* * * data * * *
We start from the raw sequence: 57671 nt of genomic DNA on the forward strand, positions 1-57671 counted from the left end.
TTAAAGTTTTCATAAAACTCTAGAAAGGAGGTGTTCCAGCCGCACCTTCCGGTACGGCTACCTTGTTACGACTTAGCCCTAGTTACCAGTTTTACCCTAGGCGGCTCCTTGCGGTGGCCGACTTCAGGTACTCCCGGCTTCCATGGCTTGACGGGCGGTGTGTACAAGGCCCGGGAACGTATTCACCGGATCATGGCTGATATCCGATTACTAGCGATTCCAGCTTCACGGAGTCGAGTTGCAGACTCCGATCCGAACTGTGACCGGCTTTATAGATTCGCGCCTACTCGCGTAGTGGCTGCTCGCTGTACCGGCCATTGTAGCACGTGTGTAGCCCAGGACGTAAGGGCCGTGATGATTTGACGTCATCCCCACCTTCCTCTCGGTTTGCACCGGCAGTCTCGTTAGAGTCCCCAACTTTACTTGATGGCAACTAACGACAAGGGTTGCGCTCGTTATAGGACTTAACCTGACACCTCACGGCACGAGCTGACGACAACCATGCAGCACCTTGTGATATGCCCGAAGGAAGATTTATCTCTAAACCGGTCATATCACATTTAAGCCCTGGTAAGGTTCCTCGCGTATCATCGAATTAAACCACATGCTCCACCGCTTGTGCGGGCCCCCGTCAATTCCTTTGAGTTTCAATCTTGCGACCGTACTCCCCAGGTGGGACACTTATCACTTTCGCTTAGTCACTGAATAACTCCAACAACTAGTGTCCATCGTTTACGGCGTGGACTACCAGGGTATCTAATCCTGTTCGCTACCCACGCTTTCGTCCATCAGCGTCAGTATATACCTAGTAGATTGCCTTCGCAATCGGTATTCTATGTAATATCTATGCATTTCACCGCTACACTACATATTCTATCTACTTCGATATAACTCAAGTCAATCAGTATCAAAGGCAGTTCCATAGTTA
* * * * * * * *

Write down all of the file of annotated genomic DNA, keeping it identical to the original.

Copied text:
We start from the raw sequence: 57671 nt of genomic DNA on the forward strand, positions 1-57671 counted from the left end.
TTAAAGTTTTCATAAAACTCTAGAAAGGAGGTGTTCCAGCCGCACCTTCCGGTACGGCTACCTTGTTACGACTTAGCCCTAGTTACCAGTTTTACCCTAGGCGGCTCCTTGCGGTGGCCGACTTCAGGTACTCCCGGCTTCCATGGCTTGACGGGCGGTGTGTACAAGGCCCGGGAACGTATTCACCGGATCATGGCTGATATCCGATTACTAGCGATTCCAGCTTCACGGAGTCGAGTTGCAGACTCCGATCCGAACTGTGACCGGCTTTATAGATTCGCGCCTACTCGCGTAGTGGCTGCTCGCTGTACCGGCCATTGTAGCACGTGTGTAGCCCAGGACGTAAGGGCCGTGATGATTTGACGTCATCCCCACCTTCCTCTCGGTTTGCACCGGCAGTCTCGTTAGAGTCCCCAACTTTACTTGATGGCAACTAACGACAAGGGTTGCGCTCGTTATAGGACTTAACCTGACACCTCACGGCACGAGCTGACGACAACCATGCAGCACCTTGTGATATGCCCGAAGGAAGATTTATCTCTAAACCGGTCATATCACATTTAAGCCCTGGTAAGGTTCCTCGCGTATCATCGAATTAAACCACATGCTCCACCGCTTGTGCGGGCCCCCGTCAATTCCTTTGAGTTTCAATCTTGCGACCGTACTCCCCAGGTGGGACACTTATCACTTTCGCTTAGTCACTGAATAACTCCAACAACTAGTGTCCATCGTTTACGGCGTGGACTACCAGGGTATCTAATCCTGTTCGCTACCCACGCTTTCGTCCATCAGCGTCAGTATATACCTAGTAGATTGCCTTCGCAATCGGTATTCTATGTAATATCTATGCATTTCACCGCTACACTACATATTCTATCTACTTCGATATAACTCAAGTCAATCAGTATCAAAGGCAGTTCCATAGTTA